Morality is Metaphysical

September 30, 2020 | Mural on a boarded building in Portland, OR

The Moral Limitations of Empiricism

Contemporary Western culture is marked by a keen awareness of morality. We oppose all forms of injustice. We march in the streets in the name of ending racism. We protest oppressors and expose evildoers. The mood of public discourse in the West has revealed an inescapable truth: an innate sense of morality lies deep within us. We all know, intuitively, the difference between right and wrong. We all know that some things are objectively good and others objectively evil. 

This innate sense of morality, common to all humans, is at odds with the West’s prevailing story of the origins and purpose of humanity. If we do not owe our existence to anything other than random chance; if we are merely the products of millions of years of unguided evolutionary processes; if our driving impulse is simply to preserve and propagate our species, morality makes no sense.

And yet, most of us would agree with moral statements like: it is a good thing to ensure that the weak, the vulnerable, and those afflicted with various kinds of disabilities are taken care of. Western societies have done a remarkable job creating safety nets to ensure the welfare of such people. But this sentiment, noble as it is, is directly at odds with the Darwinian notion of the survival of the fittest.1 If our goal is simply to advance the strength and survival of our species, we have no obligation to care for the needy, nor do we have any objective responsibility to advocate for the rights of the underprivileged and oppressed.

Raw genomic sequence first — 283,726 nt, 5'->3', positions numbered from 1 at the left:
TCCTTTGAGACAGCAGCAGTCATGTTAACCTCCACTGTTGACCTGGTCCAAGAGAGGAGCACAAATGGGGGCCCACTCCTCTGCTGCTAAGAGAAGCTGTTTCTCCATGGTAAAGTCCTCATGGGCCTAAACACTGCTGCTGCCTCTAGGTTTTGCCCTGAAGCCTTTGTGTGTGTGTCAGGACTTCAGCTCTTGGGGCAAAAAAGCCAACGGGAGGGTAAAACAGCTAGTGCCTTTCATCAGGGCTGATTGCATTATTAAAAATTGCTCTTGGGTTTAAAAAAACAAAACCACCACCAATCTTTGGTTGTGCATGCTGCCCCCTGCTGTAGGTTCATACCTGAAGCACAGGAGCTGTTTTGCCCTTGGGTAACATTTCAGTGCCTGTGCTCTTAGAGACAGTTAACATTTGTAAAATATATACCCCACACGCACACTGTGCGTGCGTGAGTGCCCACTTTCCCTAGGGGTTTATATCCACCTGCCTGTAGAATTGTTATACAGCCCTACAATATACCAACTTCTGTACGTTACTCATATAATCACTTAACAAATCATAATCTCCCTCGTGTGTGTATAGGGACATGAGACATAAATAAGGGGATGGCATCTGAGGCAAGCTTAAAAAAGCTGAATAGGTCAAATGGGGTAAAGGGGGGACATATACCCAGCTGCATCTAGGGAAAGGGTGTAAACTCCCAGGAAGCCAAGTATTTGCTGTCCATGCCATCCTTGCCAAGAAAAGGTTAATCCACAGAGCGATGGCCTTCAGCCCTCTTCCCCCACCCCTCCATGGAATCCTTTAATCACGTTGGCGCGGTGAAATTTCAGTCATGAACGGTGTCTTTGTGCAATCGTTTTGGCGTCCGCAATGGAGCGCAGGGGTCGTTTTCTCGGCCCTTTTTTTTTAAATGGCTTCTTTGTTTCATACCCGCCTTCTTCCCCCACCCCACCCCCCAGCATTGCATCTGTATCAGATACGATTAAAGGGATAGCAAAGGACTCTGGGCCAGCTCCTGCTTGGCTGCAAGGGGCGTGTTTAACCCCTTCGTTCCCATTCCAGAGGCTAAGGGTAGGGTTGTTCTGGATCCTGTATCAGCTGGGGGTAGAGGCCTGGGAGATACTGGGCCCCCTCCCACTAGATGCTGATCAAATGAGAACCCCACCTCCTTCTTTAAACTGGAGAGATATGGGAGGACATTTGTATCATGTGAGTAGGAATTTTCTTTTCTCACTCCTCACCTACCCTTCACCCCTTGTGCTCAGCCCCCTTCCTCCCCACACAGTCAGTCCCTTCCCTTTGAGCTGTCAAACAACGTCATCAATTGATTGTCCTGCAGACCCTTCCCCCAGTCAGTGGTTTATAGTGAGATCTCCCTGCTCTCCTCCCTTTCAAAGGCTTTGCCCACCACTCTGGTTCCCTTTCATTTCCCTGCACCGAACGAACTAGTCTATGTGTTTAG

If all meaning and purpose is simply human-created, so is the idea of human dignity. If we are nothing more than Darwinian creatures of random chance, human rights are nothing more than a pleasant fabrication — no one intrinsically matters. If we follow the dominant Western story to its logical conclusion, there is no such thing as objective morality; nothing is actually right or wrong, good or evil. But we all know deep in our bones that kindness, care for the needy, and human rights are good things. And we know that things like abuse, murder, and prejudice are bad

In the midst of the confusion and contradiction of the West’s prevailing narrative, another story speaks — a story we do not often like to consider, for we have been trained to take a perspective less seriously as soon as we deem it to be religious. This story tells us that all things were made by a benevolent Creator, who, by fashioning humans in his own image and likeness,2 has given them inherent value. This story tells us that we possess an intuitive understanding of morality because God has written the requirements of his law on our hearts and given us consciences that can detect the difference between good and evil.3

This story makes much more sense of our moral compasses than the other story. There is a moral law upon our hearts. This law is at odds with our evolutionary impulses. Therefore, it makes sense that this law was placed within us by something, or Someone, outside of ourselves.4

Referenced Sources

1. Charles Darwin – On the Origin of Species, Fifth Edition

2. Genesis 1:26-27

3. Romans 2:15 

4. C.S. Lewis – Mere Christianity: Book 1, Chapter 1, The Law of Human Nature

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